Bangalore: Lodha Developers Ltd is raising Rs 825 crore to buy back debentures issued to Deutsche Bank.
According to one analyst, Lodha risks losing prime land in Mumbai if it doesn’t purchase the debentures.
Deutsche Bank invested Rs 1,640 crore in Lodha in 2007 by subscribing to fully convertible debentures, or FCDs, issued by the realty firm’s subsidiary Cowtown Land Development Pvt. Ltd.
The FCDs are convertible into 99% of the share capital of Cowtown.
Lodha will raise the money through a non-convertible debenture issue (NCD) this year and use the proceeds to purchase the FCDs, credit rating agency Brickworks Ratings India Pvt. Ltd said in a recent note.
“The structure is such that Lodha Developers will raise the money and give the money to its subsidiary, which will buy back the FCDs,” said an analyst with another firm, asking not to be identified.
Lodha Developers in an email reply declined to comment on the NCD issue.
Brickwork said its BBB+ rating on Lodha’s proposed NCD issue is constrained by project execution risk, risk in timely launch and sale of new projects, high leverage, some delays in servicing debt and the slowing in the real estate sector.
Lodha’s Rs 825-crore NCD issue will have a tenure of 2 years, with payments starting in December, said Brickworks.
If Lodha does not buy back the FCDs from Deutsche Bank, it risks losing “control of several valuable land parcels” in Thane, Lower Parel and Malabar Hill, Nomura Financial Advisory and Securities (India) Pvt. Ltd said in an April report.
Several land parcels and upcoming projects of Lodha are mortgaged with Cowtown, according to Nomura.
“As per Lodha, they have now repaid 65% of the total amount through internal accruals and borrowings and will repay the rest soon,” the brokerage said.
Lodha Developers, run by brothers Abhisheck and Abhinandan and backed by their politician father Mangal Prabhat Lodha, owns more than 4,000 acres mostly in and around Mumbai and is developing 51.88 million sq.ft. of space.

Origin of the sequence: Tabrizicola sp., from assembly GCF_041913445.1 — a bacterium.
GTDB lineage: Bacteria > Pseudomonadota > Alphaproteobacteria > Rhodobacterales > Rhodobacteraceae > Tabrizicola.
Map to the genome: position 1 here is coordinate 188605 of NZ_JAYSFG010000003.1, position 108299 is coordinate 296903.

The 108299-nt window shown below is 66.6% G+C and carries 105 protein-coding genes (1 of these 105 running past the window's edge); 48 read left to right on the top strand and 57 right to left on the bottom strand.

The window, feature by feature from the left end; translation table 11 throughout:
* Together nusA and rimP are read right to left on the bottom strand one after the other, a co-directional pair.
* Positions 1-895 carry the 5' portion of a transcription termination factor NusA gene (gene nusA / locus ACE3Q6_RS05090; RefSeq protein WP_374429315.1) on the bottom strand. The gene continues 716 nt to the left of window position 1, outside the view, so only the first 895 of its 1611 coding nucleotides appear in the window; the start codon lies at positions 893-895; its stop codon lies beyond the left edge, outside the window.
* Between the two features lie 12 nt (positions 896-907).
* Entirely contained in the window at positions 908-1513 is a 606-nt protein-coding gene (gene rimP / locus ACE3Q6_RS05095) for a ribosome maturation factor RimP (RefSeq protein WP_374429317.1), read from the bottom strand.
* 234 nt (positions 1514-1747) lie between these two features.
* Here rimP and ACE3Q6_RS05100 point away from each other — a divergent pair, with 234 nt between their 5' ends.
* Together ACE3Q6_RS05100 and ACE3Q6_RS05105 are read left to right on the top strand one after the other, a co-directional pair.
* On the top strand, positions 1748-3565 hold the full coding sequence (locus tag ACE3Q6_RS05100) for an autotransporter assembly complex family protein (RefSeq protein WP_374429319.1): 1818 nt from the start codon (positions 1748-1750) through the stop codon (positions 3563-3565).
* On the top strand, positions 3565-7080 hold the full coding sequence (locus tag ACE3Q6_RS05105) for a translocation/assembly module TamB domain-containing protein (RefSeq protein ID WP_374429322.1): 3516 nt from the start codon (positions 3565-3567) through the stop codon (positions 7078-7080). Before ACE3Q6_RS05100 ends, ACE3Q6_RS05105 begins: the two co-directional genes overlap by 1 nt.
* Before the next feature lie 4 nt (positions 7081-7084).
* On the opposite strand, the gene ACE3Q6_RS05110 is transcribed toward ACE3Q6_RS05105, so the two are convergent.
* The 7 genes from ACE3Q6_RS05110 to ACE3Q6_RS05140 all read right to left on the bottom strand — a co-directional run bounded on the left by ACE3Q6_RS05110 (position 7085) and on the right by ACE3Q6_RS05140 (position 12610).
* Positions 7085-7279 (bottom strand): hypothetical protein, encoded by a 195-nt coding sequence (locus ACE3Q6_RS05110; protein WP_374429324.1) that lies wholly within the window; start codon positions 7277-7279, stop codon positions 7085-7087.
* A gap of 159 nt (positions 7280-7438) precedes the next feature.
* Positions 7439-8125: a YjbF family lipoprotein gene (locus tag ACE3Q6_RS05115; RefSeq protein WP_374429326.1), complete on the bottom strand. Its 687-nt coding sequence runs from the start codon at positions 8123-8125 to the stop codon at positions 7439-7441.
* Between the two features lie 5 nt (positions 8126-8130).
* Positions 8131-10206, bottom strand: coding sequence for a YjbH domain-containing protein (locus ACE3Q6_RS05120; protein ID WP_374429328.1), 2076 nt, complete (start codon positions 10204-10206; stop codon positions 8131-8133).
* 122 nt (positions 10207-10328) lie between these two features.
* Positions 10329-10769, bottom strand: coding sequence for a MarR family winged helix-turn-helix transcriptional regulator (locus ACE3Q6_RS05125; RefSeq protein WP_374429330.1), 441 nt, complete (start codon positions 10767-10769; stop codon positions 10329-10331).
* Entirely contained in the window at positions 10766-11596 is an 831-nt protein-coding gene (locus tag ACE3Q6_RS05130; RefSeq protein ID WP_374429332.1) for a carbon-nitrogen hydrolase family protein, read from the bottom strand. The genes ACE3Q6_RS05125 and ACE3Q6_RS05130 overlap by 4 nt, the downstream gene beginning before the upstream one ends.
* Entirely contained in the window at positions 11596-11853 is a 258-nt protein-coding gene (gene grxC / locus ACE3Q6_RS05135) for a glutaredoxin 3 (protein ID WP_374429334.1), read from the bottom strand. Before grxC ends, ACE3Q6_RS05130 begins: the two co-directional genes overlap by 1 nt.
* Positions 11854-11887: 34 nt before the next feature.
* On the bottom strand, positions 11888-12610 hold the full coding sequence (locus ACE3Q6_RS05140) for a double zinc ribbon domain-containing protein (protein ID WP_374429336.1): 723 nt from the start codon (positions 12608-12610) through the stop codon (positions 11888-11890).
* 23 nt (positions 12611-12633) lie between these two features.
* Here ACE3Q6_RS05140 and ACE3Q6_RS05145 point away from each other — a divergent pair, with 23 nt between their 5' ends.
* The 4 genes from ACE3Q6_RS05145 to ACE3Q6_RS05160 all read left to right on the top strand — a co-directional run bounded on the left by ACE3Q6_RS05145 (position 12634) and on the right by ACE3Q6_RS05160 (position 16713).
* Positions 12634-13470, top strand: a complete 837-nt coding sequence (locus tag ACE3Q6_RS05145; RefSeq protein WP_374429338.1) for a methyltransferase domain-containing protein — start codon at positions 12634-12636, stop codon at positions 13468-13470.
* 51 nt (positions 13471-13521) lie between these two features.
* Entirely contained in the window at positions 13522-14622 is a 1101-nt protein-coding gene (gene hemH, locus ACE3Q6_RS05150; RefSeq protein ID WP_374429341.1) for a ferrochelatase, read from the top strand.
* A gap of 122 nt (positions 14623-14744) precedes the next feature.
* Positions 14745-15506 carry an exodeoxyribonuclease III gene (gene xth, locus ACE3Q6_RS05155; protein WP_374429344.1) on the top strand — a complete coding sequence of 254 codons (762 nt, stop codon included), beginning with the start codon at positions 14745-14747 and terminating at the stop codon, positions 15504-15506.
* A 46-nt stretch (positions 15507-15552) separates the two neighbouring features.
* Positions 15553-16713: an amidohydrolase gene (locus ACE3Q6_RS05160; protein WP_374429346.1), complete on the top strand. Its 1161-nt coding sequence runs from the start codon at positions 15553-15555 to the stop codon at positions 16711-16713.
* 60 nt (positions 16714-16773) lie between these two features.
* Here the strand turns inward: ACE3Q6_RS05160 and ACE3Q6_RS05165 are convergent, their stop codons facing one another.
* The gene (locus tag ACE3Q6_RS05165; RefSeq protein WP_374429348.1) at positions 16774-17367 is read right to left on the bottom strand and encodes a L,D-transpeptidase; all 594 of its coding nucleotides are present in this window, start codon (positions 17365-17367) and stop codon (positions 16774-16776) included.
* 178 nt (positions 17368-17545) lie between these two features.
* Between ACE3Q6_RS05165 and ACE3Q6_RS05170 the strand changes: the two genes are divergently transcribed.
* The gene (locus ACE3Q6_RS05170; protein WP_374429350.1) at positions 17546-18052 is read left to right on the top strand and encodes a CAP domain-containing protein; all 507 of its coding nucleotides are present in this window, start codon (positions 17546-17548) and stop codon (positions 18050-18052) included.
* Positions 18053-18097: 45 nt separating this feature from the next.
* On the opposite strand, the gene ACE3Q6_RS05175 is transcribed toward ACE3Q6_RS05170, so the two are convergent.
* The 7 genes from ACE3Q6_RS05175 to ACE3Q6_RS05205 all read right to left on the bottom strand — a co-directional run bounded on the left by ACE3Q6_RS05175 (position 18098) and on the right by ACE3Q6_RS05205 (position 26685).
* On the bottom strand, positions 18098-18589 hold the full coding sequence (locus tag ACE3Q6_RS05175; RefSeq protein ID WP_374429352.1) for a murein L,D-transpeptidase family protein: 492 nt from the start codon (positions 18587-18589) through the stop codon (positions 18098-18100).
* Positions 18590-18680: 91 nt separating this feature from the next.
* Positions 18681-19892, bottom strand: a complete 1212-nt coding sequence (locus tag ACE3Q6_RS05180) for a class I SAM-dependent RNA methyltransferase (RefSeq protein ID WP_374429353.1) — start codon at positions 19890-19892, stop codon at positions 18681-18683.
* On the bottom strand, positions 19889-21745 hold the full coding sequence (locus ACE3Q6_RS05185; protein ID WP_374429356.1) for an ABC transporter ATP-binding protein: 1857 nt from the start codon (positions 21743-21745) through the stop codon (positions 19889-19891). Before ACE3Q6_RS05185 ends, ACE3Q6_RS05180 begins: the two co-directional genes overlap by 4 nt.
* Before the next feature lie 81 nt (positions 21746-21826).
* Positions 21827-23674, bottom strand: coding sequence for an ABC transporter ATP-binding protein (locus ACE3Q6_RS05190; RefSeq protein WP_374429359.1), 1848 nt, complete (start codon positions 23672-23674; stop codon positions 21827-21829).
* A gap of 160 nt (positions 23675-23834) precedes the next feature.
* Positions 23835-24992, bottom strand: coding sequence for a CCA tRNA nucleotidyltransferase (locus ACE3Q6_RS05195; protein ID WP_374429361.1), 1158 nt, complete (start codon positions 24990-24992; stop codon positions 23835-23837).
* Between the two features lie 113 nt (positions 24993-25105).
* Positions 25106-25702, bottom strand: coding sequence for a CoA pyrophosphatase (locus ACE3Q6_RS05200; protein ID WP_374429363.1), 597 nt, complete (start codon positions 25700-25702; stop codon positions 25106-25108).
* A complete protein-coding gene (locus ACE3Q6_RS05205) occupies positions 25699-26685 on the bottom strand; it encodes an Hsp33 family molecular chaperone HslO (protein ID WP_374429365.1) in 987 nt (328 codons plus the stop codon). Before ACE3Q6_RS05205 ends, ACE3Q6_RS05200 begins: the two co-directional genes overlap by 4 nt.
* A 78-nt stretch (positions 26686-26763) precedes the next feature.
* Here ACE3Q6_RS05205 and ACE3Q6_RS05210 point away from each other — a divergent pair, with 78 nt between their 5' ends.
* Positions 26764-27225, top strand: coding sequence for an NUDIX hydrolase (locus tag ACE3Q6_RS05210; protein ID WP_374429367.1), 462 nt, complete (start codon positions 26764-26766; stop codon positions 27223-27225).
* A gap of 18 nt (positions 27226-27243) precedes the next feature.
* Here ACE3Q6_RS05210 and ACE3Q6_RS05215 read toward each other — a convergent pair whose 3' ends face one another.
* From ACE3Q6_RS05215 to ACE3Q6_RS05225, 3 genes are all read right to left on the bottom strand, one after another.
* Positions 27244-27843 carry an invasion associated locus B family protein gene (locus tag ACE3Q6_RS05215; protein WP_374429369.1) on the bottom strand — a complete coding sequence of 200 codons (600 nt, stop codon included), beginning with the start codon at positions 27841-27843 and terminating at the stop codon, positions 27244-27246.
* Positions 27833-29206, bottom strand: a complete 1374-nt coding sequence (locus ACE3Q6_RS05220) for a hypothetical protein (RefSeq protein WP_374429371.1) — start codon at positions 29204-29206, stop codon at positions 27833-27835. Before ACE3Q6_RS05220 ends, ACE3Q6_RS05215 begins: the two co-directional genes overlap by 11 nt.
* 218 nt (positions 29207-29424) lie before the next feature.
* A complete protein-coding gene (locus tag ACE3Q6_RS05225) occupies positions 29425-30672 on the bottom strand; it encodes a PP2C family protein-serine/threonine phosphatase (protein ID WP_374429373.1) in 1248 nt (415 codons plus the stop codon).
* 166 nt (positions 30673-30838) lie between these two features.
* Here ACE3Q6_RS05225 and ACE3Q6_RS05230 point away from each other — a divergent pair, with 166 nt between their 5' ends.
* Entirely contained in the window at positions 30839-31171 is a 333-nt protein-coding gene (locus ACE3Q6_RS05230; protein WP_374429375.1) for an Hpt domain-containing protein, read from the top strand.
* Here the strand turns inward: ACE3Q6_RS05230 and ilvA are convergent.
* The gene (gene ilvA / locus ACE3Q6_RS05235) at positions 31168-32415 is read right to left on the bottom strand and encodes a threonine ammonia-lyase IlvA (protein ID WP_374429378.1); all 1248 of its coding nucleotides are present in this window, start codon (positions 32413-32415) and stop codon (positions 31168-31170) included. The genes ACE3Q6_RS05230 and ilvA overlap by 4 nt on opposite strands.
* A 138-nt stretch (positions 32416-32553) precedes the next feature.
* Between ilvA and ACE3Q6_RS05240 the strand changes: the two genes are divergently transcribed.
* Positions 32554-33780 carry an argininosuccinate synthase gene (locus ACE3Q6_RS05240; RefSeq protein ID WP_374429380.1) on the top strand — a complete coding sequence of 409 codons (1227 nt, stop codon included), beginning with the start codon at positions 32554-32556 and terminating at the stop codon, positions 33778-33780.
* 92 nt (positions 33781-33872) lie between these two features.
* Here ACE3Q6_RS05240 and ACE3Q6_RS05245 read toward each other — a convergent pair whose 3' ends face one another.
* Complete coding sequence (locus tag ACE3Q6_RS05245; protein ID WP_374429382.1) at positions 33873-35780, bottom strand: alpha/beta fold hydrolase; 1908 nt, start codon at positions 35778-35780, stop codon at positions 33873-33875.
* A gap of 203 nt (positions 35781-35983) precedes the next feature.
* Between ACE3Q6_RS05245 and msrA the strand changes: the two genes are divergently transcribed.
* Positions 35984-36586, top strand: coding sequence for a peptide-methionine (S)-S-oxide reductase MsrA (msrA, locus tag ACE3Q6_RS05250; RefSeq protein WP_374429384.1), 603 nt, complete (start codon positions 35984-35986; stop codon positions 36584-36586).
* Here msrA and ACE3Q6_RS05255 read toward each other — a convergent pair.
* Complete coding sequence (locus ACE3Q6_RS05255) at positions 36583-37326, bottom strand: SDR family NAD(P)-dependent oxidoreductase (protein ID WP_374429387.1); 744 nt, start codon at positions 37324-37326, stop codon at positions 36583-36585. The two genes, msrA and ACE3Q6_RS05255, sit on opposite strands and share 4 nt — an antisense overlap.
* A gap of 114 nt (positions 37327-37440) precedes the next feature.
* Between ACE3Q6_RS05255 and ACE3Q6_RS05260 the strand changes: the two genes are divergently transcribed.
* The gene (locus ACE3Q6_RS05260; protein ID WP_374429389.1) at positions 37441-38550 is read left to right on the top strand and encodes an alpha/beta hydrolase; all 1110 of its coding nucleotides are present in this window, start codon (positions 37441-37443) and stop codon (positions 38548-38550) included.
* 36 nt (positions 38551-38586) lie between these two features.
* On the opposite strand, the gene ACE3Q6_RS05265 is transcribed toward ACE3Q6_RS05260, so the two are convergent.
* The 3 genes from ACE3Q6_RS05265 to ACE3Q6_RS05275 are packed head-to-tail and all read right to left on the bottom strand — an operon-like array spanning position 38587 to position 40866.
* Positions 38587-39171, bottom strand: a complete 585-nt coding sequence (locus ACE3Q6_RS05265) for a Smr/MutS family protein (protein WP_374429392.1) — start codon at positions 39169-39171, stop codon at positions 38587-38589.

Lodha has raised Rs 90 crore and Rs 65 crore this year through NCD issues.
At least 10 developers have raised or are raising nearly Rs 3,000 crore since 2009 through NCDs, a debt instrument that cannot be converted into corporate stock and which offers healthy yields of 14-18%.
There were hardly any NCD issues by real estate firms in 2009.
Analysts say unlisted, mid-size developers that haven’t been able to raise money by selling their shares to the public but need quick capital to complete projects, repay debt or pay for land are resorting to NCDs.
Lodha has regulatory approval for a Rs 2,800 crore initial public offering but hasn’t issued shares yet because of the volatility in the market.
“Increasingly, NCD issues are happening for late-stage projects as against greenfield projects because developers have realized that it is harder to sell to investors when projects are at the digging stage,” said Amit Goenka, national director-capital transactions, Knight Frank India, a real estate advisory.
“While earlier, developers issued NCDs for more risky projects with cash flow promises, now NCDs are being raised with more liquid projects as collateral, offering better returns.”
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